Diabetes and Hormone Optimization

Biodentical Hormone Replacement Therapy in Denver

Diabetes and Hormone Optimization

diabetes and hormone optimization

Diabetes is a leading cause of death in the United States and there is a direct connection between diabetes and hormone optimization. Especially as COVID-19 has prevented people from getting to their gyms, martial arts classes and yoga studies. Even though almost 26 million Americans have already been diagnosed with diabetes, the CDC study estimates that as many as 7.3 million US citizens are living with undiagnosed diabetic conditions. Contributing to this epidemic is the 42% of adults in the U.S. that have a body mass index indicating obesity, which drastically heightens the risk of developing diabetes.

Diabetes is caused by the body’s inability to create or effectively use its own insulin, a key agent in regulating blood sugar levels and providing energy to cells in the body. There are two prevalent types of diabetes. Type 1 diabetes accounts for about 5% of the diagnosed cases(approximately 1.6 million Americans) and effects the body’s ability to produce its own insulin. Patients with type 1 diabetes must have insulin delivered by injection or a pump to survive. Type 2 diabetes is the most common form of this disease and occurs when the body becomes insulin resistant.

Though it is easy to overlook or ignore during the early stages, diabetes can have long term negative impacts on major organs. As the body’s ability to access glucose decreases, damage can occur to important organs, including the heart and kidneys. The results can be disabling and even life-threatening.

Long-Term Complications From Diabetes:

  • Heart Disease
  • Nerve Damage
  • Kidney Damage
  • Eye Damage
  • Slow Healing
  • Hearing Impairment
  • Alzheimer’s Disease

Education & Detection Are Key

While diabetes and hormone optimization are closely related, prevention starts with education. Many patients may be at risk of developing type 2 diabetes or pre-diabetes. According to the CDC, over 88 million Americans over the age of 18 are pre-diabetic. Weight is a key risk factor for type 2 diabetes, and patients who have a high body mass index are at a heightened risk. However, you do not have to be overweight to develop type 2 diabetes.

Patients that gain weight mainly in the abdomen can be at greater risk than those who gain fat in other areas of the body. The risk of type 2 diabetes rises for male patients with a waist circumference of 40 inches and women with a waist circumference greater than 35 inches. Additionally, those who are less active are at a greater risk of diabetes. Other risk factors include family history, genetic predisposition, and age.

Early Warning Signs of Diabetes:

  • Increased Thirst
  • Frequent Urination
  • Increased Hunger
  • Rapid Weight Loss
  • Fatigue
  • Blurred Vision
  • Frequent Infections or Slow-Healing Sores
  • Darkened Skin, Usually in the Armpits or Neck

Prevention Starts With a Healthy Lifestyle

Because diabetes risk can be directly tied to obesity, helping educate patients about the importance of diet and exercise can help mitigate risk. Below are a few critical preventative steps patients can take.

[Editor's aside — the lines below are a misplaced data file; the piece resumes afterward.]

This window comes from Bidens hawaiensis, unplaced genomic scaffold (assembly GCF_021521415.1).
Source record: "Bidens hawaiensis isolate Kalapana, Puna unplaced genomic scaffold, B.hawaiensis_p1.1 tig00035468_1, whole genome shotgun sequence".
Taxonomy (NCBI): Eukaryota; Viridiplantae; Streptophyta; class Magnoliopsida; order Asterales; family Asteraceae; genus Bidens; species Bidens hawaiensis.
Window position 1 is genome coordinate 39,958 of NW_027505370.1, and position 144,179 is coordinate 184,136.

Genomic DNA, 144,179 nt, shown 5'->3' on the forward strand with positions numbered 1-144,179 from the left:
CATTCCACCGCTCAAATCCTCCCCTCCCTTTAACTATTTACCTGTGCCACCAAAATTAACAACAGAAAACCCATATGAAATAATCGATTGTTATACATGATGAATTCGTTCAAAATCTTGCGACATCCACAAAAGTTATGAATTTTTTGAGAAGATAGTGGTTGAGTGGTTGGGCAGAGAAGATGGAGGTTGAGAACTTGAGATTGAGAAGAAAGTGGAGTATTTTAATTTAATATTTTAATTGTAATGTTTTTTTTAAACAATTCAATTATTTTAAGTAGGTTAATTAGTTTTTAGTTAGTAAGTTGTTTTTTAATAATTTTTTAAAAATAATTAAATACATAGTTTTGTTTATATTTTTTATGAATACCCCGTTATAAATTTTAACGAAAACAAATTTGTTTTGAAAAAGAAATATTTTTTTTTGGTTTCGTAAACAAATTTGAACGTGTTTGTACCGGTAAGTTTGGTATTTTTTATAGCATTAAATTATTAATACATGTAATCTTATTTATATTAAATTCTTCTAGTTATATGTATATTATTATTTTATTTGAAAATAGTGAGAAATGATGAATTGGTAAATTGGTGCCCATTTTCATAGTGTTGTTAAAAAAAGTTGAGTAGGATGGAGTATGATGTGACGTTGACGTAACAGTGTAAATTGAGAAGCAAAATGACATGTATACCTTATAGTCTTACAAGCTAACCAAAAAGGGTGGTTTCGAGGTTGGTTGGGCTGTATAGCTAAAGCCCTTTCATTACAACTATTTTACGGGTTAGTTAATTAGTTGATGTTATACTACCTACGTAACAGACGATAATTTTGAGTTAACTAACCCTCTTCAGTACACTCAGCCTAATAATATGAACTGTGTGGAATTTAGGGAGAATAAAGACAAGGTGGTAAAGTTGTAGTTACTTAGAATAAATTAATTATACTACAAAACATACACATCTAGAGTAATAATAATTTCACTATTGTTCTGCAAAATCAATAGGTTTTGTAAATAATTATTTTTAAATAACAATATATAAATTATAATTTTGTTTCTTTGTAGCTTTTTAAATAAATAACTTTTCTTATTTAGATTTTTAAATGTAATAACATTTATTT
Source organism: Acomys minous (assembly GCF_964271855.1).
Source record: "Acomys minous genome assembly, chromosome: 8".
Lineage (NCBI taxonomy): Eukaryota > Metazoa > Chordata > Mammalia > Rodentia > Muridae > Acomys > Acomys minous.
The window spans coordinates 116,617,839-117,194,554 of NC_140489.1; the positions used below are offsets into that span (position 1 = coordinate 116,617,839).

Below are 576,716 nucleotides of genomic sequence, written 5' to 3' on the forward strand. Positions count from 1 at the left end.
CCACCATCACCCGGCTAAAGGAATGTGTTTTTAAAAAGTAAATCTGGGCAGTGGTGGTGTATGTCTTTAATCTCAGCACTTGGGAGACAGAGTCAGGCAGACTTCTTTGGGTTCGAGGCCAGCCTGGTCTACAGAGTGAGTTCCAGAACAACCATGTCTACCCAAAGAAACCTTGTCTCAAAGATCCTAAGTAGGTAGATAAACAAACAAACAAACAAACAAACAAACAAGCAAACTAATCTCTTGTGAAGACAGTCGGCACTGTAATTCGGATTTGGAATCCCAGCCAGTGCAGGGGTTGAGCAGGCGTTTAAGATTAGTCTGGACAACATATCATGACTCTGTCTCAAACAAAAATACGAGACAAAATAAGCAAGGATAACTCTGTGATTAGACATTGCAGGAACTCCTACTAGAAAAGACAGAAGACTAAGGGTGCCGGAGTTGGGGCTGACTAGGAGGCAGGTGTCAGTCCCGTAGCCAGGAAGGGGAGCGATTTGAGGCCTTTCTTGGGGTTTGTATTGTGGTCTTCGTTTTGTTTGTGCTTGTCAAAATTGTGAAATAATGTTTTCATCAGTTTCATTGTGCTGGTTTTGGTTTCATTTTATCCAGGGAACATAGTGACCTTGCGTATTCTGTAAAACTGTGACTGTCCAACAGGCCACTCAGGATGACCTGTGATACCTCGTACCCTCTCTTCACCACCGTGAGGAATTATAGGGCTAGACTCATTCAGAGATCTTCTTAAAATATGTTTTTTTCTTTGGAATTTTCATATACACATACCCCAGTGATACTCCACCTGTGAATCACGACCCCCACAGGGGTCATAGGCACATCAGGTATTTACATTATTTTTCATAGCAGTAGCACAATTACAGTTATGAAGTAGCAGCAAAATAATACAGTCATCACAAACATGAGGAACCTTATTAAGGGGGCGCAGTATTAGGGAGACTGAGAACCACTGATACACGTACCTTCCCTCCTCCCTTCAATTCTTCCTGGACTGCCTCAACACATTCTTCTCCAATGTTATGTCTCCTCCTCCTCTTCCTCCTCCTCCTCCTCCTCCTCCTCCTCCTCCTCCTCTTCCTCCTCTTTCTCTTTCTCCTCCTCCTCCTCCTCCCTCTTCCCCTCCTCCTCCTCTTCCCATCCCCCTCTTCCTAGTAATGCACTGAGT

Exercise

At least 30 minutes of moderate activity that includes aerobic and resistance training every day can help patients lose weight, lower blood sugar, and boost insulin sensitivity.

Eat Fiber

For instance, foods like beans, whole grains, vegetables, and nuts that are high in fiber can help control blood sugar, maintain heart health, and promote a feeling of fullness to help with weight loss.

Focus on Weight Loss

Studies have shown that patients at risk of diabetes who lost at least 7% of their body weight reduced this risk by at least 60%.

Choose Healthy, Whole Foods

A diet that includes portion control and various food groups is key to ensuring proper nutrition and can help patients lose weight and control their blood sugar.

Skip Diet Fads

Diets that focus on extreme weight loss by excluding or strictly limiting food groups may deprive patients of essential nutrients. Most importantly, the effect of these diets on diabetes prevention is not yet known.

The Hormone Connection to Diabetes

“The link between hyperinsulinemia and low testosterone is critical. I can’t begin to tell you how many times I’ve seen insulin levels drop in insulin-resistant patients who get their testosterone levels optimized.”

– Cory Rice, DO

As we age, both men and women lose testosterone. As testosterone levels decline, there is a high instance of developing belly fat around the midsection. This is an indicator of insulin resistance. Unfortunately, that means the body isn’t using the insulin it has and needs more to metabolize sugars. A 2008 study reported that 43% of men with type 2 diabetes had reduced levels of testosterone, and 57% had lower levels of free testosterone. Only 7% of men with type 1 diabetes had low total testosterone. By contrast, 20.3% of men with type 1 diabetes had low calculated free testosterone, similar to that observed in type 2 diabetes.

The relationship between weight gain, slowed metabolism, and decreased muscle mass may help contribute to this type of insulin resistance. Testosterone has been shown to protect the pancreatic beta cells, which may help to support the production of insulin. Testosterone has a direct impact on building muscle, which increases the body’s sensitivity to insulin.

If you are diabetic or are at risk of developing diabetes, contact our preferred provider. They are available for a FREE consultation to see if BioTE Hormone Optimization can help you!